It wasn’t long ago that a discussion about erectile dysfunction was something that only took place in the doctor’s office, if at all. Men were afraid of being perceived as less virile, and the topic was still considered taboo.

All of that changed in the late 1990s, when Viagra hit the market and its messages began to permeate the national and international airwaves. This did a lot for raising awareness and making men feel more secure in opening up a dialogue on the subject, whether it was with their doctor, their partner, or their friends. As a result, ‘erectile dysfunction’ is a topic of discussion that more men feel safe and secure having today.

Doctors and patients alike have benefitted from this discussion, in large part because the penis serves as the barometer of a man’s overall health, with dysfunction acting as a precursor for other existing or potential health issues. Even mild symptoms of ED can mean that something is amiss in other parts of a man’s body, such as unhealthy glucose and insulin levels or heart problems.
What’s more, maintaining sexual health goes beyond managing other health problems—it supports overall health well into old age.  So, what do men do if they are having problems with sexual performance and what are their options? The good news is that there are a range of options available—men of all ages and health conditions can regain their sexual health.


ED is not a disease that affects a mild few. According to the Mayo Clinic, up to 30 million men suffer from erectile dysfunction.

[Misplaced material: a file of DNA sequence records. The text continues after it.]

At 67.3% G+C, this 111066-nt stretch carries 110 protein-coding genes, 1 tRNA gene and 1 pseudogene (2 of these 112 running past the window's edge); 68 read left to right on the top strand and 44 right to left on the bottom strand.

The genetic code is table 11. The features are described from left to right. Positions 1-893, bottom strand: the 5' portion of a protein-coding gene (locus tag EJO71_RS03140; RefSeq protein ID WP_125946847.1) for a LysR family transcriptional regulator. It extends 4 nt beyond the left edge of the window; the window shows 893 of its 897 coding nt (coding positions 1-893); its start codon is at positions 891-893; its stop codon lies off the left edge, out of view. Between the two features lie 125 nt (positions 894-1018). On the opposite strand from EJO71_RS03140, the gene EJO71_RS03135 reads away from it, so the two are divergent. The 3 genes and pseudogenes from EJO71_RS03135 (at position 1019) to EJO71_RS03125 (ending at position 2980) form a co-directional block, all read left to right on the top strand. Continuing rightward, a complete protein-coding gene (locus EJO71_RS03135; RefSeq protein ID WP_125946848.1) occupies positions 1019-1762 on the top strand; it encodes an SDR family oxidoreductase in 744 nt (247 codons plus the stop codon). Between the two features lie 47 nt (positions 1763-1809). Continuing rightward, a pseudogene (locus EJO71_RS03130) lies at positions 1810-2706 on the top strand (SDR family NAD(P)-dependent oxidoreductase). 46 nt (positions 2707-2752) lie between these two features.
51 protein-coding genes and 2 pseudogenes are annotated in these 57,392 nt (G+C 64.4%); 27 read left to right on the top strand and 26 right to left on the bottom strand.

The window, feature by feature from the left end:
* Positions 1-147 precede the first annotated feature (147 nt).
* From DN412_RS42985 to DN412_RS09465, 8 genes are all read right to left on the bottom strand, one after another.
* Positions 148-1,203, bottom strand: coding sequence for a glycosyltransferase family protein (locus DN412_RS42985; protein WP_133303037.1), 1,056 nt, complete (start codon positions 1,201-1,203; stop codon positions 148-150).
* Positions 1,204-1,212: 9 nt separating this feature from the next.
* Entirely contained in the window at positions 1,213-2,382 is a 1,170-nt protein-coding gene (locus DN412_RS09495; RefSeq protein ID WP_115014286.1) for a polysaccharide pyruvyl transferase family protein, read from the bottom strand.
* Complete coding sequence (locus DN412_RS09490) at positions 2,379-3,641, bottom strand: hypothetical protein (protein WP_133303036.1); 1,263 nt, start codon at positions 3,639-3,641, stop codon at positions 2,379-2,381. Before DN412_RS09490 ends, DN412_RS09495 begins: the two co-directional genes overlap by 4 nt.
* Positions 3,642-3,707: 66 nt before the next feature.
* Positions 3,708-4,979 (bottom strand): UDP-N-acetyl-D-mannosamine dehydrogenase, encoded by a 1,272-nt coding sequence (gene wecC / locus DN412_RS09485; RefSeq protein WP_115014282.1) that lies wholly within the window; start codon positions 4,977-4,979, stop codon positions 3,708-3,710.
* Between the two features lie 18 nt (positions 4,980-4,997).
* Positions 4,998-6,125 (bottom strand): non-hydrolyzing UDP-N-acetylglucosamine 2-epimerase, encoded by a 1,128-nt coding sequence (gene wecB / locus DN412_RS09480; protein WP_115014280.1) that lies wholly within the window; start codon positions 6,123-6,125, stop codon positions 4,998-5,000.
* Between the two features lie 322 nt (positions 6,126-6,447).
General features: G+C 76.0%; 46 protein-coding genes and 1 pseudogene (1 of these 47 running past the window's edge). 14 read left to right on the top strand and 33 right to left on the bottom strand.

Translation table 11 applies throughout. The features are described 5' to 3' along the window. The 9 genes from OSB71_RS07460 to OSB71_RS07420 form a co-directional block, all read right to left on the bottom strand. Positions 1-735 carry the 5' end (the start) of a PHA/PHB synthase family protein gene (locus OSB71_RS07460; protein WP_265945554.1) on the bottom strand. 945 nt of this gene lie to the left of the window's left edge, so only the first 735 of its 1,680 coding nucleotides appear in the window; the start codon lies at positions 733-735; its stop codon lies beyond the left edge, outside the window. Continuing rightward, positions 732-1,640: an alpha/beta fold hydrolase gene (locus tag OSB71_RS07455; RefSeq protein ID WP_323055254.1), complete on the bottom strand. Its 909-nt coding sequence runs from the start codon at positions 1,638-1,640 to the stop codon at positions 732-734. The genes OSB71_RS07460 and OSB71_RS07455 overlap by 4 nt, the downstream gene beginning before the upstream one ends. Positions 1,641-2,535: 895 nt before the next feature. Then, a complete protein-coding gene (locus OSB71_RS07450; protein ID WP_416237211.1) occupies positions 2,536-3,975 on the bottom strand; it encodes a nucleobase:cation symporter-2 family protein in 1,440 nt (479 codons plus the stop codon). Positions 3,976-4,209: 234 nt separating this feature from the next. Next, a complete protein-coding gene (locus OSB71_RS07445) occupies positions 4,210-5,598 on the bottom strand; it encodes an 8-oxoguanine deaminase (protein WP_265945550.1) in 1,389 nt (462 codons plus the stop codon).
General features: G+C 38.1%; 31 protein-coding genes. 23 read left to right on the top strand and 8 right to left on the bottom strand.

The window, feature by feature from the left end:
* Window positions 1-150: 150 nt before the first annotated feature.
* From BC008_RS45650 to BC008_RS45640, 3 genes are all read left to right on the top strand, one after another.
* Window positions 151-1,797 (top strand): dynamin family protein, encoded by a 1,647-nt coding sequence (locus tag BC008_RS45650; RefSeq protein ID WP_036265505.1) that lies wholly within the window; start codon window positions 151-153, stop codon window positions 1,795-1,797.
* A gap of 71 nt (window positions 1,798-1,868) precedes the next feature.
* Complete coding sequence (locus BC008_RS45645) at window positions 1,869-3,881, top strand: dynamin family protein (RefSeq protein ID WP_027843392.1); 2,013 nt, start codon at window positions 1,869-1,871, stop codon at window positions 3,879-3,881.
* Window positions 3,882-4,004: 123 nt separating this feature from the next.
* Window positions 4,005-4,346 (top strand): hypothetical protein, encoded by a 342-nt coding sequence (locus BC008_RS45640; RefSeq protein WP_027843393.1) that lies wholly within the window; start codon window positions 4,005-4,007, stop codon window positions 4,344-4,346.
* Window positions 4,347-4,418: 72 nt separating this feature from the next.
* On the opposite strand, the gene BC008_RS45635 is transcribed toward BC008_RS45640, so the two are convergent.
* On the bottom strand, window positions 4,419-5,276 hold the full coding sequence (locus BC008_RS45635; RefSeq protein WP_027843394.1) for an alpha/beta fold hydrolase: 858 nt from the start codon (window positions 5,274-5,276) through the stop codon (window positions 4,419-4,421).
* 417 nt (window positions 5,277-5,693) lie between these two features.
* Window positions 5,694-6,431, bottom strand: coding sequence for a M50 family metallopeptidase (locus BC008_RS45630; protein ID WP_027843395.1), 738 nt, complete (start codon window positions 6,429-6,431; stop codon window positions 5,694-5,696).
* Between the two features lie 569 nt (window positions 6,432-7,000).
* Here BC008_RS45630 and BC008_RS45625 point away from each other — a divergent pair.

But impaired sexual function is not a standalone problem. As noted above, ED can be an early sign of cardiovascular disease, diabetes and other physical ailments. A joint study by Bayer Pharmaceuticals, Schering-Plough and GlaxoSmithKline found that 58 percent of men with diabetes are likely to experience decreased erectile function. In addition, two out of three men with high blood pressure experienced changes in erections, while the risk of ED was found to be nearly two times greater in men with total cholesterol levels above 240 than in men with total cholesterol levels below 180.

Other Health Conditions and Contraindications

Yes, erectile dysfunction can be a barometer of men’s overall health and is heavily associated with conditions like heart disease and diabetes. But, oftentimes, ED is associated with these conditions not only because of the systemic health issues that they present, but also because of the other medications that are prescribed to them to treat their conditions.


There are two types of cancer most likely to be associated with ED: prostate and rectal cancer. However, ED is more likely to be a result of the treatments for these cancers rather than the diseases themselves. Prostate cancer patients, in particular, should be aware that erectile dysfunction is a common residual side effect of related cancer treatments. Because the nerves that support the penis run through the prostate, any surgery or radiation that effects the prostate is likely to effect the penis, no matter how “nerve sparing” the treatment.